But why, when, and what type?
When you work in bookkeeping, part of the job is fielding questions about operating a small business from friends and acquaintances. Really, it’s one of the best parts! There is one question that always leads to an awkward moment. People ask apologetically because they already know the answer. They doubt all the sales-sounding advice they’ve seen online and believed they will get a different response from a friend. The question is, “Do I really need insurance?”
There is only one answer. YES!
Insurance is a vital investment for small businesses but wading through the bevy of policies out there can feel overwhelming. Let’s review why owners need insurance and identify the types that are most relevant to you.
There are several different types of business insurance. Getting them straight can feel complicated, especially since insurers bundle them differently. The easiest distinction is between liability insurance and everything else.
If a lawsuit ever comes knocking on your door, this is the policy you need.
For most companies, the first and most important purchase will be Commercial General Liability (CGL) insurance. The exact coverages vary by insurer, but these policies tend to offer the broadest set of protections. General liability insurance covers a business for bodily injury, personal injury, and property damage, caused by faulty goods, services, or injury on company property. For some company’s commercial general liability is viewed as comprehensive coverage.
Commercial Liability Insurance: The Good, the bad, and the Catastrophic
The most common objection to purchasing commercial liability insurance is, “How could I get sued? I don’t do anything worth suing over!” Off the bat, let’s make clear that I write this based on my 15+ years of business experience. But I am not a lawyer, and this is not legal advice. Got it?
That said, on the face of it, the “I’m not worth suing” argument seems to sense.
In the United States, plaintiffs can only sue for damages incurred. Very few breaches of contract cases, for example, are worth very much. If the primary damage is the aggrieved party had to find someone else to do the job, then there is little they can sue for in court.
Your incorporation status can provide some protection, although not as much as people think. Filing companies promote LLCs as the “safe” way of starting a business, but they mainly serve to protect your assets from an employee’s misconduct—not your own—and only under some conditions.
That’s where the good news ends.
The bad news is way worse.
First, defending lawsuits is expensive. The average cost for a liability suit is $54,000, and the price tag is higher for contract disputes, at $91,000. Of course, these numbers are inflated by the small percentage of cases that go to trial.
But just because there is not much money in lawsuits does not mean you cannot get sued. It can sometimes be in a competitor’s interest to make you spend money. Plus, as my father used to say, “there are a lot of crazies out there.”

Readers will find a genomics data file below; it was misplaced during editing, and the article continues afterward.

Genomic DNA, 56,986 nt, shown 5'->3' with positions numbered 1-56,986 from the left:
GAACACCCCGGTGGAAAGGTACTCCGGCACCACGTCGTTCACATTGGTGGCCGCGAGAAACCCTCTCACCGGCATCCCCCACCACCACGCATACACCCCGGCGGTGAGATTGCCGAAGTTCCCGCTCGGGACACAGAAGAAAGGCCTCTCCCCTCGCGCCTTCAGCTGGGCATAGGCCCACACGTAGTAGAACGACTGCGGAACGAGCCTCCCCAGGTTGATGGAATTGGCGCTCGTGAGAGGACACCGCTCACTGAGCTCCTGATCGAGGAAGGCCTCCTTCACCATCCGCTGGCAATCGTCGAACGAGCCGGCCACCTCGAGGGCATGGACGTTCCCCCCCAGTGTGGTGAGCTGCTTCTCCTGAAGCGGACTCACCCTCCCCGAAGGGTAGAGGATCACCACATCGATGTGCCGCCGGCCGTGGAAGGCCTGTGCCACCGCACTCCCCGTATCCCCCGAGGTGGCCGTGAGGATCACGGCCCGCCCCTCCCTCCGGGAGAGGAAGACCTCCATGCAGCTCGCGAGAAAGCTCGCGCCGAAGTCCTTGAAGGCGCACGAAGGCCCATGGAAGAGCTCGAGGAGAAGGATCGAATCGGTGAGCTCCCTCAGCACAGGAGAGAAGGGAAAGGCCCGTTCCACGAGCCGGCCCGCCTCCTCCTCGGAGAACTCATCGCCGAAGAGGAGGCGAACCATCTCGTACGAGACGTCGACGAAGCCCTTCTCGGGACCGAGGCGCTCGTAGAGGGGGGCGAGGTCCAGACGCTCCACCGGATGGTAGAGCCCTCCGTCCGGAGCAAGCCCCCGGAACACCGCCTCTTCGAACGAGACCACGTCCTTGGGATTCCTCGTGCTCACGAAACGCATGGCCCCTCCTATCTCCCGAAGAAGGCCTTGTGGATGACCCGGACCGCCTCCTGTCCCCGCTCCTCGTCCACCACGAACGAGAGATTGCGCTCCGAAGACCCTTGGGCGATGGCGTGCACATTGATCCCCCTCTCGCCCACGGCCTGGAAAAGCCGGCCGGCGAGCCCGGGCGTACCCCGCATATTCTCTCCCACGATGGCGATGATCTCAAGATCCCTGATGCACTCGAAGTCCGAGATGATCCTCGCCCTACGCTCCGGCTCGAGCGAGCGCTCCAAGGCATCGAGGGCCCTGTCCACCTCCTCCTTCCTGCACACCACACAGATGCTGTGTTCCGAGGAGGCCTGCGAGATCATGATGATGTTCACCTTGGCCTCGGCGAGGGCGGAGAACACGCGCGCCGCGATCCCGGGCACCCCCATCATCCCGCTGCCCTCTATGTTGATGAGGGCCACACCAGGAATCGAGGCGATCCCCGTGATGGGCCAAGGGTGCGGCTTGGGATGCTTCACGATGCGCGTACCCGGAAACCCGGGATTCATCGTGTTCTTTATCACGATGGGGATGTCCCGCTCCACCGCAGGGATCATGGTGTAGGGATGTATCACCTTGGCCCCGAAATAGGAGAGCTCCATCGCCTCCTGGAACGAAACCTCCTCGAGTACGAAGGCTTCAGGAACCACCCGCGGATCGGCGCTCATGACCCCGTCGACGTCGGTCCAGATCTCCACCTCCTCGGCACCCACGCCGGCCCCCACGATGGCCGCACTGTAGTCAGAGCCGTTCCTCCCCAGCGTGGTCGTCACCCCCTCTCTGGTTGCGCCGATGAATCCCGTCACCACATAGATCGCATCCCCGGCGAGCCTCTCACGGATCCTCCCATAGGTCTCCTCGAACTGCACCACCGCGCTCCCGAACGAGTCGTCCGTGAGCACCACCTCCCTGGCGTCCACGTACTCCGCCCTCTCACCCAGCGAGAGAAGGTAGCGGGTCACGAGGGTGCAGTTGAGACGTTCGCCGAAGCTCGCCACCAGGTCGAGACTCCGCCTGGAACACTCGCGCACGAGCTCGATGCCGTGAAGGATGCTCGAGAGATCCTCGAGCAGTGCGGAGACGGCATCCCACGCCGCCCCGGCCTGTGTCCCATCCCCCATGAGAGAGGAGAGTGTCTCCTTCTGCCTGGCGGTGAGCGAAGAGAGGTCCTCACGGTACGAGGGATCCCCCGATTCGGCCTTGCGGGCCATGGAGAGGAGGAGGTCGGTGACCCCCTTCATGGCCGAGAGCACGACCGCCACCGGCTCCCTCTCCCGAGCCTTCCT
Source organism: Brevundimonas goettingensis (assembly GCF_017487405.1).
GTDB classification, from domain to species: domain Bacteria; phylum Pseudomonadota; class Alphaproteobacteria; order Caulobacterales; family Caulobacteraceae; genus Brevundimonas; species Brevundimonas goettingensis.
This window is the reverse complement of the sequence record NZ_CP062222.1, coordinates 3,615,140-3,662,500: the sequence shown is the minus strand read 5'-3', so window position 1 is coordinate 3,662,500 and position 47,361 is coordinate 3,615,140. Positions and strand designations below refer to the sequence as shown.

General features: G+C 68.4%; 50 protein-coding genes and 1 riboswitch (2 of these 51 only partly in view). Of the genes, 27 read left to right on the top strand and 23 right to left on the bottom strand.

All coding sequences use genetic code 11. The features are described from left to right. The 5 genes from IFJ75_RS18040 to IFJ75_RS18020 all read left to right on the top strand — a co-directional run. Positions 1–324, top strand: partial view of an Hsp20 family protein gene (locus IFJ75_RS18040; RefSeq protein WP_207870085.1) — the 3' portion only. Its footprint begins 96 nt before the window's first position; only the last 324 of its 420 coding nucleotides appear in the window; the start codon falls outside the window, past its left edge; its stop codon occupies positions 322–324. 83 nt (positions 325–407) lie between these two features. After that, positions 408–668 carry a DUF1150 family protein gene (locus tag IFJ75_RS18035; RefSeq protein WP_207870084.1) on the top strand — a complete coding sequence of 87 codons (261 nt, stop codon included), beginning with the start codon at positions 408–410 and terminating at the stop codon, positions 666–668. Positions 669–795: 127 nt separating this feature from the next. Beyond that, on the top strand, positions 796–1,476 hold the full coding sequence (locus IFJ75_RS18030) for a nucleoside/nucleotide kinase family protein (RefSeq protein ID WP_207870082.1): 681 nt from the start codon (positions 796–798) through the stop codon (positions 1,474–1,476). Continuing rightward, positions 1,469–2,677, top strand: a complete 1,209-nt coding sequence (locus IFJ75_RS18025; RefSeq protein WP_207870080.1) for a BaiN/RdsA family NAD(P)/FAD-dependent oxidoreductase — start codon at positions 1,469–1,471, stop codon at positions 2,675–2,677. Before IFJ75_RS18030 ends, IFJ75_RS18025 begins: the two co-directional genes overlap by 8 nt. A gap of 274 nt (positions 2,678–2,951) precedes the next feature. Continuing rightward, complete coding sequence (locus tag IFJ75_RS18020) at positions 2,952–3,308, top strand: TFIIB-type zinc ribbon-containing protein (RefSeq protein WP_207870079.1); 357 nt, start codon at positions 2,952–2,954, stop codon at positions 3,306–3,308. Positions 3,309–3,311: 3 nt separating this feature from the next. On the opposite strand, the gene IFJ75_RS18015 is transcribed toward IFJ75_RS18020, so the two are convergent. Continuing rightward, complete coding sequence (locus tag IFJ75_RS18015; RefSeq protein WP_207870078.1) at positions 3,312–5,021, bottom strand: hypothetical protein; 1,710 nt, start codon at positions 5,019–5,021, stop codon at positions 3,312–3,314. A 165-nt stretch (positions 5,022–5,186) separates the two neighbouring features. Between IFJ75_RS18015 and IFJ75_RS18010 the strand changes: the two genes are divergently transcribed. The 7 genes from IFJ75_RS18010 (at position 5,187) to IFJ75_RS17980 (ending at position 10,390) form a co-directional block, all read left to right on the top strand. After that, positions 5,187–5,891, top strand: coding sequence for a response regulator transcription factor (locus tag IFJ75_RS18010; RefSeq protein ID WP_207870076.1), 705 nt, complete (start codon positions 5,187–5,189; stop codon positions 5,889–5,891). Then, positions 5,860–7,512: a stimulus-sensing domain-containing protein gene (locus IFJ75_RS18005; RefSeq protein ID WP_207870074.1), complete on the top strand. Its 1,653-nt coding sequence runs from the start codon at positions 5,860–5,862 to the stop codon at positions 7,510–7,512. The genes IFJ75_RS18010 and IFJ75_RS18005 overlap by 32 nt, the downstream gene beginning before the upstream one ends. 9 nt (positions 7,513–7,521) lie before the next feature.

Second, your potential liability as a business owner is higher than you think. If an IT consultant crashes a website, they may be on the hook for their client’s lost sales. Mistakes in food production could create a public health crisis. Slip-and-fall accidents regularly lead to six- and seven-figure claims. Imagine the worst-case scenario for your business. Then, imagine something even worse. That is the protection commercial liability insurance provides.
Depending on the nature of your work, professional liability insurance may also be appropriate. Also called Errors & Omissions insurance, this type of policy covers claims from the advice you give. It would protect, for instance, a personal trainer whose client suffers a heat stroke and sues based on the time they were told to “push it to the limit!”
It is vital to purchase workers’ compensation insurance as soon as you hire your first employee. Workers’ compensation is not just for companies in industrial or other high-risk sectors. Costly accidents can happen even in the most harmless office setting.
Commercial auto insurance can cover the damages that arise from the use of company vehicles. If you or your employees use personal vehicles, then be sure to include non-owned auto liability to your general liability package.
A business owner’s policy (BOP) can protect your property and business assets. Almost all policies allow you to recoup damages from crime or natural disasters. Look for a policy that also offers business interruption insurance. Should an event out of your control, such as a tree crashing into your showroom, interrupt your ability to do business, then this policy can replace the lost earnings.
Companies that keep or collect sensitive data may wish to data breach protection. A data breach is a key concern for tech sector companies, but other businesses are not exempt. If you keep private information about your employees, or customers, on company computers, data breach coverage will provide peace of mind in the event of a hacking.
Larger organizations may consider directors’ and officers’ insurance, which will protect members of your board or C-suite against lawsuits arising from their actions on the job.
Insurance can seem like an easy corner to cut. As someone who has helped businesses through the growth stage for decades, I know that finances can be tight, and liability insurance can feel like an unnecessary expense.
But the difference between having coverage and not is your company’s ability to weather the storm of a bad mistake or serious accident. Finding the budget space available to purchase general liability insurance (at the least!) should be a top priority for the owner of any growth-stage business. The importance of proper business insurance cannot be overstated. It is a vital investment in the longevity of your company.